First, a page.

The best take so far was Trevor Noah’s analysis of how the news portrayed this war:
What is the lesson here? People will always choose themselves and will do what it takes to take care of themselves when in need. This is something the developing nations do not do at all. These are nations that are often seen as victims of every circumstance possible but most of all, labelled and treated as victims BY OURSELVES. We accept this label, ruining our humanity, dignity, and most of all, our boundaries.
I’ve learnt something new in 2022: LEARN TO STAND UP FOR YOUR OWN BOUNDARIES.
If you want people to take you seriously and treat you with respect, it is YOU, who has to do that first before we can expect this from others. If we give up our personal space, self-esteem, and identity, then we cannot expect others to treat us the same. It’s simple as that.
The lesson here is clear, what we are witnessing is nothing new and not surprising but we have to change ourselves to make the changes we want to see in the world. My view is to do the following:
Learn to build and sell. We are so dependent on products overseas we don’t support our local economies at all. We built a consumer-driven culture that is driving our debts through the roof. We need to become a net-exporter economy.
Accelerate our ability to become energy independent. This means our transition to renewable home-grown energy is the key. Africa, for example, has more than enough physical space to take advantage of wind, sun, and tidal power. Anytime there’s a problem, it affects the oil price and eventually the cost of putting fuel in our vehicles. Whether we are part of the problem or not, the aftermath always becomes a problem for us to deal with.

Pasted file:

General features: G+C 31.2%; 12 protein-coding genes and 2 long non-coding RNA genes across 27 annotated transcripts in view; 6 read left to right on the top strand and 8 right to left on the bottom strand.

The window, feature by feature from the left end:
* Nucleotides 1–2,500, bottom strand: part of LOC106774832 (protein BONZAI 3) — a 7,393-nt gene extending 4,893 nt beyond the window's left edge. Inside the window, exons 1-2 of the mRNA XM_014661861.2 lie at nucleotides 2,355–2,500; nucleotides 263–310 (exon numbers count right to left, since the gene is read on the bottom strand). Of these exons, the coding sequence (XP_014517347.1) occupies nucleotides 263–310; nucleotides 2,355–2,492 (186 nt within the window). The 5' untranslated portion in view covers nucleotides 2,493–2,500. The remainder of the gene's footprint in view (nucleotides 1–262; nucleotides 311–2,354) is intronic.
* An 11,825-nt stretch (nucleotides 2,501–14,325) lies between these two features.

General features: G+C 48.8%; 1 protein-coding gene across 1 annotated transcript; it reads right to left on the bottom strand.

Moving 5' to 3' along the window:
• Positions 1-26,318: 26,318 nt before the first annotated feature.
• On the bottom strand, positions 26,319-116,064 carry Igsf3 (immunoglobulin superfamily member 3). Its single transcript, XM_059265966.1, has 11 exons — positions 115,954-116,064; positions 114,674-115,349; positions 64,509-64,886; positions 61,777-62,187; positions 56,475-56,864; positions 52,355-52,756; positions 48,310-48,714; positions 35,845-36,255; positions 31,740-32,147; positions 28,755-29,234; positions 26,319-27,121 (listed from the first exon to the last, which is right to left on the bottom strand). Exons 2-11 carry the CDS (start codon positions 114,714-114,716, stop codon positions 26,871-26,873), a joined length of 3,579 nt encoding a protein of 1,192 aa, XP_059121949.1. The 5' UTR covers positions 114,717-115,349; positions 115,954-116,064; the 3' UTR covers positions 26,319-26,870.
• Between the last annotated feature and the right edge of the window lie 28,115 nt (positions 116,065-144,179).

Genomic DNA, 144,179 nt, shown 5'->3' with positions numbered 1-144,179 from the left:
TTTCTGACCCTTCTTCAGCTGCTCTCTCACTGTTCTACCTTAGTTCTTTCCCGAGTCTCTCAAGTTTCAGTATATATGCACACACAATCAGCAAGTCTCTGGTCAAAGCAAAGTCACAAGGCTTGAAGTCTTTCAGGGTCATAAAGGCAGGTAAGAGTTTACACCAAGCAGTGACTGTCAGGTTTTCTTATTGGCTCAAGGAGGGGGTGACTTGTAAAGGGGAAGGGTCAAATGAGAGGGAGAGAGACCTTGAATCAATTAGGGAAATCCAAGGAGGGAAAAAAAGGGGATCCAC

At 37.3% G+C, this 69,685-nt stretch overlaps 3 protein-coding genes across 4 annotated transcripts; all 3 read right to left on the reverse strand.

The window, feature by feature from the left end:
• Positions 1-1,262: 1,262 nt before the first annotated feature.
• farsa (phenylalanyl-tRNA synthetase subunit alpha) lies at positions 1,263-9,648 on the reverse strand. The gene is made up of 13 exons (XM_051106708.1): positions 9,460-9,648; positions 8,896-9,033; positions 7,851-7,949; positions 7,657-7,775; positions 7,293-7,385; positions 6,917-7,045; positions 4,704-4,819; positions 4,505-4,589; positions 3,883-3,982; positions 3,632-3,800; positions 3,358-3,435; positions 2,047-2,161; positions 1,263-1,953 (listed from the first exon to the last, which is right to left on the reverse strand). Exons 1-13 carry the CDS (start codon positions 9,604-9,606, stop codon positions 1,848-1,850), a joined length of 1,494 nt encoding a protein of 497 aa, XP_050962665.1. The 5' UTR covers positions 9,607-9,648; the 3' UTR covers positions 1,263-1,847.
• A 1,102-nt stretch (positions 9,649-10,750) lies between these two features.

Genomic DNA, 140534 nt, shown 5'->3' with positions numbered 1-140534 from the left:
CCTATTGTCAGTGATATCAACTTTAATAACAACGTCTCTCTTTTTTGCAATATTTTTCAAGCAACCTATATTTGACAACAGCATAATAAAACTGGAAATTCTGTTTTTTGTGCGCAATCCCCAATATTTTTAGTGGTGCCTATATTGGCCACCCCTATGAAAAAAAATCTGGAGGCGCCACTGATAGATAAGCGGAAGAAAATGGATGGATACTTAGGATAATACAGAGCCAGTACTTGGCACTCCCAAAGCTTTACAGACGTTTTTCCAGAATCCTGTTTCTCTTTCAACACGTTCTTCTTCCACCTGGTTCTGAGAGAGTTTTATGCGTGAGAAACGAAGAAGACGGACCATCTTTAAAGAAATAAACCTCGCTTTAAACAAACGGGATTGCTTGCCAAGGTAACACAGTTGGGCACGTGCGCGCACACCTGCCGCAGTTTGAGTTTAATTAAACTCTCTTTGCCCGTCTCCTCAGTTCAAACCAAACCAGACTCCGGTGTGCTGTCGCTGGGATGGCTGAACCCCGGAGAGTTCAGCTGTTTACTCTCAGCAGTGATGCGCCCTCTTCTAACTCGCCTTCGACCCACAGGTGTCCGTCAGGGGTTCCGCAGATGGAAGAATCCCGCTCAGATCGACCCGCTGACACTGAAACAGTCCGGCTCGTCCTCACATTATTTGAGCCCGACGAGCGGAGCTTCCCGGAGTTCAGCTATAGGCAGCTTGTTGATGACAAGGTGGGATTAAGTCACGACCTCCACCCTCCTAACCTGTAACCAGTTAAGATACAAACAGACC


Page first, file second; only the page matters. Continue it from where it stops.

Financial Independence. I don’t know about you but I’m tired of our currency (the South African Rand) fluctuating every time someone’s toupee falls off in Iceland. The advent of cryptocurrency could be a positive boon for the African economy and move us away from the dependence on fiat currencies that ties so much of volatility that we are not responsible for at all.
Protect our boundaries. Like what happened in Ukraine, choose ourselves first. In order to participate in the global economy, we give up so much of ourselves to please the developed nations who pretty much only care as long as more money is available to them. You will notice, when there’s a war, economic downturn or if the money runs out, they are the FIRST to walk away. This is an example of protecting boundaries. We need to do the same. Does it work for us? If not… walk away. There’s so much we can give to this world but only if you recognize the value that YOU have in this world.
YOU are valued. OWN it. Skilled people from developing nations built up and contributed to what we all call “the developed world”. The constant narrative is they built it and therefore their own. There is no ownership in what we are helping build. This cannot continue. Without the developing world’s hard work and skills, it would crumble. They know this, you don’t.
Protecting your boundaries does not mean to exclude. It means to value what is important and exclude the ones that do not. Protect the ones you love and the ones that give a damn about you.
Stop expecting others to change for you. Be the change you want to see in the world.